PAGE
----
|Photo: Courtesy of Timothy Orikri - Detroit Resurgence via Pierre Paul Design|
Makers are slowly but surely helping to regenerate the city of Detroit, which collapsed with the auto industry. Since the Michigan metropolis went under largely because it relied on a single corporate industry, diversification by creativity seems a fitting antidote. “When you take a city down to a low point, it requires such an enormous amount of heart and soul to rebuild,” says Shane Douglas of Douglas & Co., a designer and hand-maker of fine leather goods in Detroit.
"Many people abandoned this city and ripped the ground out from under it. Those who remained are passion-driven people–artists, creators, and crafters who use their pleasures as a vehicle for business. There is such strength behind that kind of work. It is no longer just a hobby," Douglas says, reflecting on the vitality of the city’s patriots.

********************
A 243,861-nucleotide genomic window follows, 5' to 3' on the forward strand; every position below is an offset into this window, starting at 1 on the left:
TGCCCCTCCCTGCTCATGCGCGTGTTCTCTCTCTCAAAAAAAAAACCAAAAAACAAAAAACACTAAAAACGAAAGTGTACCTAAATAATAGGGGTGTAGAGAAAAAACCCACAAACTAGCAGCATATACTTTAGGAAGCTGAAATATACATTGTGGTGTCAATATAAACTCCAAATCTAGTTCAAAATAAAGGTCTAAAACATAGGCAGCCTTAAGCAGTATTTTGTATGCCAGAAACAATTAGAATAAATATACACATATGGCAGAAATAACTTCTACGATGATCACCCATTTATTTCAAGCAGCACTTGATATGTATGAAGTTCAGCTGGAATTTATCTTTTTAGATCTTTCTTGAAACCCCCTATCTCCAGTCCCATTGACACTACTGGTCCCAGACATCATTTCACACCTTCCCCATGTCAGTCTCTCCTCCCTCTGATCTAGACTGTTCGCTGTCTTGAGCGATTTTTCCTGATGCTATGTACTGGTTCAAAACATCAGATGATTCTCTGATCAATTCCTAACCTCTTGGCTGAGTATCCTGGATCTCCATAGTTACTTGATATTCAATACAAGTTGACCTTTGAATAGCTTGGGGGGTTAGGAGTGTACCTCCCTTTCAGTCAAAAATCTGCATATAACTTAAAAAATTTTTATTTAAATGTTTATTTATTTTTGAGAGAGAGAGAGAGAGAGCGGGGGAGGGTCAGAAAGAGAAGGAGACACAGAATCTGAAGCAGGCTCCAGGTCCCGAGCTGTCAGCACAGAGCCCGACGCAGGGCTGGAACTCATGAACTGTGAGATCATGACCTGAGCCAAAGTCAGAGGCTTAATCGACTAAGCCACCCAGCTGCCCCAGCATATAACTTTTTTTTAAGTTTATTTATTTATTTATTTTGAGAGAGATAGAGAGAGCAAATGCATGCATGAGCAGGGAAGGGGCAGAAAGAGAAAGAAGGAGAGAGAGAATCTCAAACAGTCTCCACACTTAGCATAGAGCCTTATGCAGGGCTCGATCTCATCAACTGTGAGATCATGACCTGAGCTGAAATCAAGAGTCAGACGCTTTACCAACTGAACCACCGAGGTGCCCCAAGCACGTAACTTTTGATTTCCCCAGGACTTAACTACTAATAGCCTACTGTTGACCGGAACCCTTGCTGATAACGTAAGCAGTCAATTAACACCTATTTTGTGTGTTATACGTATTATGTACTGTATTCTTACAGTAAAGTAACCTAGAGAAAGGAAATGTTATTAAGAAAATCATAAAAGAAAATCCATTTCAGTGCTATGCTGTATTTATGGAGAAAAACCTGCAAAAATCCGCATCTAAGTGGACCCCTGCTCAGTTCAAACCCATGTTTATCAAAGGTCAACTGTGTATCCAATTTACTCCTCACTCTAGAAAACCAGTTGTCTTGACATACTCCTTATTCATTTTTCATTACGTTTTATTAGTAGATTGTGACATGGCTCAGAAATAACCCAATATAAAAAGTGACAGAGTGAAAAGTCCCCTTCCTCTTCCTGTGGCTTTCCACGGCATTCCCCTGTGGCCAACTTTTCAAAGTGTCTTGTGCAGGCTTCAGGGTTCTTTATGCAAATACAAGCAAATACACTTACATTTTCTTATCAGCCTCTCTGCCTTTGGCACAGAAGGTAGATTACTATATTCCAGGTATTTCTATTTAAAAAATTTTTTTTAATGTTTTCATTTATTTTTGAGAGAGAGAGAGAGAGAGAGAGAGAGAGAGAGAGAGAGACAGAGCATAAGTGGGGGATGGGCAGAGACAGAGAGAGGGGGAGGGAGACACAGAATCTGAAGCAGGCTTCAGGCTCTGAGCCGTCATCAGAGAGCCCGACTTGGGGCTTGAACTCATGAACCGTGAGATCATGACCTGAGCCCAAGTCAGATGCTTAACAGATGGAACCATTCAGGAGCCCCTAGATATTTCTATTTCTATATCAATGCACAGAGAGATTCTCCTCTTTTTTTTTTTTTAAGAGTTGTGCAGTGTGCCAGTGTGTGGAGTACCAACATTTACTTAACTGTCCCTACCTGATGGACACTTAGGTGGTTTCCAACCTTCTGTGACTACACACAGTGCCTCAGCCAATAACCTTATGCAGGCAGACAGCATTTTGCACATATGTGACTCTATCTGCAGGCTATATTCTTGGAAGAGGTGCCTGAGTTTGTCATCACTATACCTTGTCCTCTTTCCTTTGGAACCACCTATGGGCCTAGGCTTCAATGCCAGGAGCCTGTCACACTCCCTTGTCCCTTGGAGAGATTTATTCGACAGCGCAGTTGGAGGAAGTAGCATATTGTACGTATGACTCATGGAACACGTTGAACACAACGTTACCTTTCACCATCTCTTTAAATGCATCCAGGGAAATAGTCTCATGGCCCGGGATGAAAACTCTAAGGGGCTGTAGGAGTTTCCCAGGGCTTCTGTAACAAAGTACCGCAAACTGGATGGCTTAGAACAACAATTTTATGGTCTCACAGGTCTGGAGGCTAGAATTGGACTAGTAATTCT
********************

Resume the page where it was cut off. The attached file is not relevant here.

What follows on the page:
“No dream is too big for Detroit,” says his wife Melissa, an artist and lifetime Metro Detroiter and co-founder of Douglas & Co.
Creatives from other cities are even moving in now. Brooklyn-born-and-bred Galapagos Art Space is relocating its 20-year-old performance center to Detroit after being priced out of New York. Galapagos bought nine buildings totaling 600,000 square feet and has plans to create a 10,000 square-foot lake near Detroit’s Corktown in an area some refer to as the “Hubbard-Richard” neighborhood.
Galapagos Executive Director Robert Elmes told the New York Times they bought the buildings for the price of a “small apartment in New York City” at the time. Among the buildings is “an old power plant that looks like a little Tate Modern,” Elmes said. Galapagos helped put Williamsburg, Brooklyn on the art map. Now it’ll give Detroit cache.
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